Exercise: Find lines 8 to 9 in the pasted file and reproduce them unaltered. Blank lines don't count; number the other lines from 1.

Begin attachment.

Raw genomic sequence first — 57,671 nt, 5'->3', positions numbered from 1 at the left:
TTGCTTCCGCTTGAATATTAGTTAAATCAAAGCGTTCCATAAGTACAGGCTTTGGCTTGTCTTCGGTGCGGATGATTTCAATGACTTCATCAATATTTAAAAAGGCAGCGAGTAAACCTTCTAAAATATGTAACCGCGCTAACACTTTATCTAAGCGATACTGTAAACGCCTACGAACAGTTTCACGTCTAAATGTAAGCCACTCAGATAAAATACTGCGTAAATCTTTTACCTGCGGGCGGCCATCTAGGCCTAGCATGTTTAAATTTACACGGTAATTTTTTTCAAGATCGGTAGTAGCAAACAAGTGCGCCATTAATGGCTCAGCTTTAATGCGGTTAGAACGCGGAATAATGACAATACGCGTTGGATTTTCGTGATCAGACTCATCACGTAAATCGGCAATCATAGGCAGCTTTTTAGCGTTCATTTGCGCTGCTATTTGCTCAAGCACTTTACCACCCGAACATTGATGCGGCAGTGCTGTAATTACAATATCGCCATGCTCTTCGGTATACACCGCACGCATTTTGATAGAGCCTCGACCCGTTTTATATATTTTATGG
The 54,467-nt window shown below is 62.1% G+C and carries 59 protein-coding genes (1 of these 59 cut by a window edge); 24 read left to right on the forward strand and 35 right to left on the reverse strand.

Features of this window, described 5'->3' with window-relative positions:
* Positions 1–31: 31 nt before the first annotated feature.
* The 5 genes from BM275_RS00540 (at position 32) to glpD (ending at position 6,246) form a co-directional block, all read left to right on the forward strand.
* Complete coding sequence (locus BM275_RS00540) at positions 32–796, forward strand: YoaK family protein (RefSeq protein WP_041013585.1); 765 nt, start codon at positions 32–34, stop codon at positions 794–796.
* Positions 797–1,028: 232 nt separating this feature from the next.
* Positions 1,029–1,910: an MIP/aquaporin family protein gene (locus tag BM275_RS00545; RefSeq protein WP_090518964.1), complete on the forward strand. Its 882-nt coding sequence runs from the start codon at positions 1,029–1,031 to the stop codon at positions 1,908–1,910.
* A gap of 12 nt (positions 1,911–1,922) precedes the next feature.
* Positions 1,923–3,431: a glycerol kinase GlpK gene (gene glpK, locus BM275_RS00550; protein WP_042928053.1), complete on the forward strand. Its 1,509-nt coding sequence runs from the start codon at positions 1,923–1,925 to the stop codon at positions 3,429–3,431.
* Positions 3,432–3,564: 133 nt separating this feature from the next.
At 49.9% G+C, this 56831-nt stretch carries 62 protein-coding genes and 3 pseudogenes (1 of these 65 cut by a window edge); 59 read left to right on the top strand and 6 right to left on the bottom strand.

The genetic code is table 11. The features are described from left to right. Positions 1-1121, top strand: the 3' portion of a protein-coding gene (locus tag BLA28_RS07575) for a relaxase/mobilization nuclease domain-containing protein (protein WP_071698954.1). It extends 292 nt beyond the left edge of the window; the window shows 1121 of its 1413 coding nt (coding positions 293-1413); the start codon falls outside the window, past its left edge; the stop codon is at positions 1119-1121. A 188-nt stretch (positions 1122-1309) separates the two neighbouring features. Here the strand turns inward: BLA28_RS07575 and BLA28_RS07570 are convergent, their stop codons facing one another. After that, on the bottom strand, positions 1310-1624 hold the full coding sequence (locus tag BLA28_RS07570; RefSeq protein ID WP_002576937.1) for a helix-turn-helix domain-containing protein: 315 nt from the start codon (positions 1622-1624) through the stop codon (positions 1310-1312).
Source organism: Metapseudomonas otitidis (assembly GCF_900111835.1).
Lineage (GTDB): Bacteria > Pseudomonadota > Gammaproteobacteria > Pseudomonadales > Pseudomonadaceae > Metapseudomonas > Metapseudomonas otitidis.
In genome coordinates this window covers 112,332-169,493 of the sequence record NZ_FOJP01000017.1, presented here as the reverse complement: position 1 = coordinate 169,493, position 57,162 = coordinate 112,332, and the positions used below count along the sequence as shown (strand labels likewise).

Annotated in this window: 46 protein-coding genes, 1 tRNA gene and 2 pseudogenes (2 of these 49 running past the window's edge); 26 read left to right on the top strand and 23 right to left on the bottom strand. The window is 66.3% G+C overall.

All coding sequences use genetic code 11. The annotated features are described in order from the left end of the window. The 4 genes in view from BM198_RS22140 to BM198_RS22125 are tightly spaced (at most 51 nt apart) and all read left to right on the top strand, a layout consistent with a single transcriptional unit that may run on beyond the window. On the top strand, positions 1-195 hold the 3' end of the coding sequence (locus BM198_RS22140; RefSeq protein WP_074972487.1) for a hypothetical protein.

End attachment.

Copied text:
* Positions 797–1,028: 232 nt separating this feature from the next.
* Positions 1,029–1,910: an MIP/aquaporin family protein gene (locus tag BM275_RS00545; RefSeq protein WP_090518964.1), complete on the forward strand. Its 882-nt coding sequence runs from the start codon at positions 1,029–1,031 to the stop codon at positions 1,908–1,910.